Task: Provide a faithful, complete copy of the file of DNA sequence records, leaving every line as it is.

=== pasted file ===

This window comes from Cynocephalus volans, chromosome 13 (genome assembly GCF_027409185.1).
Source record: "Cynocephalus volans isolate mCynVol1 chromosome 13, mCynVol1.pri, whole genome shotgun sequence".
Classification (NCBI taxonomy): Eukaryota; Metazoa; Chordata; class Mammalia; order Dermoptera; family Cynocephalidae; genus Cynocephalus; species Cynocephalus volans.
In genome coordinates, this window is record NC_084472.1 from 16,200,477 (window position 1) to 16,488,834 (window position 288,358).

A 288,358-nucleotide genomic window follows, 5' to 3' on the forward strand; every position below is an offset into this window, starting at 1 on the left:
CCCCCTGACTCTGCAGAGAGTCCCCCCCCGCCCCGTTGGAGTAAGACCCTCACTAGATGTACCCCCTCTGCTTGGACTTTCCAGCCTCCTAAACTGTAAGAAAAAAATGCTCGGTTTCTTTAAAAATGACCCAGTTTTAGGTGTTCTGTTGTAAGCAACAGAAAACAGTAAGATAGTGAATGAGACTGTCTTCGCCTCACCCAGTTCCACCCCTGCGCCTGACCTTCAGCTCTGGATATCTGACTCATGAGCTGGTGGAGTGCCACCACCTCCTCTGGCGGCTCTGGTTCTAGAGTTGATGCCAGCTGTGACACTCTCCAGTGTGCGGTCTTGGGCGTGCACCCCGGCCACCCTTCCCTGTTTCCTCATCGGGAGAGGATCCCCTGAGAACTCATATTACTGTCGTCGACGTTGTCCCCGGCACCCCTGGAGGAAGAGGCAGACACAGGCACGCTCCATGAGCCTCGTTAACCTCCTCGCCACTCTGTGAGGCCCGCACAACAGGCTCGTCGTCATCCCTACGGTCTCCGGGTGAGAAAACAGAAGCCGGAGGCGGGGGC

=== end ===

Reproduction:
This window comes from Cynocephalus volans, chromosome 13 (genome assembly GCF_027409185.1).
Source record: "Cynocephalus volans isolate mCynVol1 chromosome 13, mCynVol1.pri, whole genome shotgun sequence".
Classification (NCBI taxonomy): Eukaryota; Metazoa; Chordata; class Mammalia; order Dermoptera; family Cynocephalidae; genus Cynocephalus; species Cynocephalus volans.
In genome coordinates, this window is record NC_084472.1 from 16,200,477 (window position 1) to 16,488,834 (window position 288,358).

A 288,358-nucleotide genomic window follows, 5' to 3' on the forward strand; every position below is an offset into this window, starting at 1 on the left:
CCCCCTGACTCTGCAGAGAGTCCCCCCCCGCCCCGTTGGAGTAAGACCCTCACTAGATGTACCCCCTCTGCTTGGACTTTCCAGCCTCCTAAACTGTAAGAAAAAAATGCTCGGTTTCTTTAAAAATGACCCAGTTTTAGGTGTTCTGTTGTAAGCAACAGAAAACAGTAAGATAGTGAATGAGACTGTCTTCGCCTCACCCAGTTCCACCCCTGCGCCTGACCTTCAGCTCTGGATATCTGACTCATGAGCTGGTGGAGTGCCACCACCTCCTCTGGCGGCTCTGGTTCTAGAGTTGATGCCAGCTGTGACACTCTCCAGTGTGCGGTCTTGGGCGTGCACCCCGGCCACCCTTCCCTGTTTCCTCATCGGGAGAGGATCCCCTGAGAACTCATATTACTGTCGTCGACGTTGTCCCCGGCACCCCTGGAGGAAGAGGCAGACACAGGCACGCTCCATGAGCCTCGTTAACCTCCTCGCCACTCTGTGAGGCCCGCACAACAGGCTCGTCGTCATCCCTACGGTCTCCGGGTGAGAAAACAGAAGCCGGAGGCGGGGGC